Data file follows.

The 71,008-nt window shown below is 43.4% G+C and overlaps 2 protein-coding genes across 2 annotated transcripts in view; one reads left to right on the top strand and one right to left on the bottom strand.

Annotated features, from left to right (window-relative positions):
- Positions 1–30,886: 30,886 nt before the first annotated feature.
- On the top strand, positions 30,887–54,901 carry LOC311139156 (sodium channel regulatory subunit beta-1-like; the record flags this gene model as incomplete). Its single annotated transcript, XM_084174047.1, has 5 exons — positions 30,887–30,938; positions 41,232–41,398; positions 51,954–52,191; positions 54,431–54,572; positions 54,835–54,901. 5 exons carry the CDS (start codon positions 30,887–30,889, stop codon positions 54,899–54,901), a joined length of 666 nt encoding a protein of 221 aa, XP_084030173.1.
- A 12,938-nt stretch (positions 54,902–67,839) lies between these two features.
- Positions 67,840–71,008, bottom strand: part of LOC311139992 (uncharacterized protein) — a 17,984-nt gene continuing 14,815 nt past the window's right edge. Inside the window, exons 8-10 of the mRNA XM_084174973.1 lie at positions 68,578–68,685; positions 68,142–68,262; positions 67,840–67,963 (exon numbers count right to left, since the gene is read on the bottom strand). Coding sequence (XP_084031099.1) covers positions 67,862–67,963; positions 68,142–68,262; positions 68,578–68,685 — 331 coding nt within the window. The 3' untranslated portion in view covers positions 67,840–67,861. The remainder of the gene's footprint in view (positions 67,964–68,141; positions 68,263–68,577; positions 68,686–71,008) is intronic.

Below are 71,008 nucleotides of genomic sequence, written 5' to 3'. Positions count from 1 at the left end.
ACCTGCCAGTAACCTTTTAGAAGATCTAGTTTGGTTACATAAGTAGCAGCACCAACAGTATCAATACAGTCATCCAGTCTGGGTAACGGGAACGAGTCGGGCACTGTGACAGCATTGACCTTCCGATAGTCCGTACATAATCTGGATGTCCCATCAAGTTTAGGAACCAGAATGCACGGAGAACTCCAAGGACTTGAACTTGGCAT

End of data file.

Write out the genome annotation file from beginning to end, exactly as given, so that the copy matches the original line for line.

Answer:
The 71,008-nt window shown below is 43.4% G+C and overlaps 2 protein-coding genes across 2 annotated transcripts in view; one reads left to right on the top strand and one right to left on the bottom strand.

Annotated features, from left to right (window-relative positions):
- Positions 1–30,886: 30,886 nt before the first annotated feature.
- On the top strand, positions 30,887–54,901 carry LOC311139156 (sodium channel regulatory subunit beta-1-like; the record flags this gene model as incomplete). Its single annotated transcript, XM_084174047.1, has 5 exons — positions 30,887–30,938; positions 41,232–41,398; positions 51,954–52,191; positions 54,431–54,572; positions 54,835–54,901. 5 exons carry the CDS (start codon positions 30,887–30,889, stop codon positions 54,899–54,901), a joined length of 666 nt encoding a protein of 221 aa, XP_084030173.1.
- A 12,938-nt stretch (positions 54,902–67,839) lies between these two features.
- Positions 67,840–71,008, bottom strand: part of LOC311139992 (uncharacterized protein) — a 17,984-nt gene continuing 14,815 nt past the window's right edge. Inside the window, exons 8-10 of the mRNA XM_084174973.1 lie at positions 68,578–68,685; positions 68,142–68,262; positions 67,840–67,963 (exon numbers count right to left, since the gene is read on the bottom strand). Coding sequence (XP_084031099.1) covers positions 67,862–67,963; positions 68,142–68,262; positions 68,578–68,685 — 331 coding nt within the window. The 3' untranslated portion in view covers positions 67,840–67,861. The remainder of the gene's footprint in view (positions 67,964–68,141; positions 68,263–68,577; positions 68,686–71,008) is intronic.

Below are 71,008 nucleotides of genomic sequence, written 5' to 3'. Positions count from 1 at the left end.
ACCTGCCAGTAACCTTTTAGAAGATCTAGTTTGGTTACATAAGTAGCAGCACCAACAGTATCAATACAGTCATCCAGTCTGGGTAACGGGAACGAGTCGGGCACTGTGACAGCATTGACCTTCCGATAGTCCGTACATAATCTGGATGTCCCATCAAGTTTAGGAACCAGAATGCACGGAGAACTCCAAGGACTTGAACTTGGCAT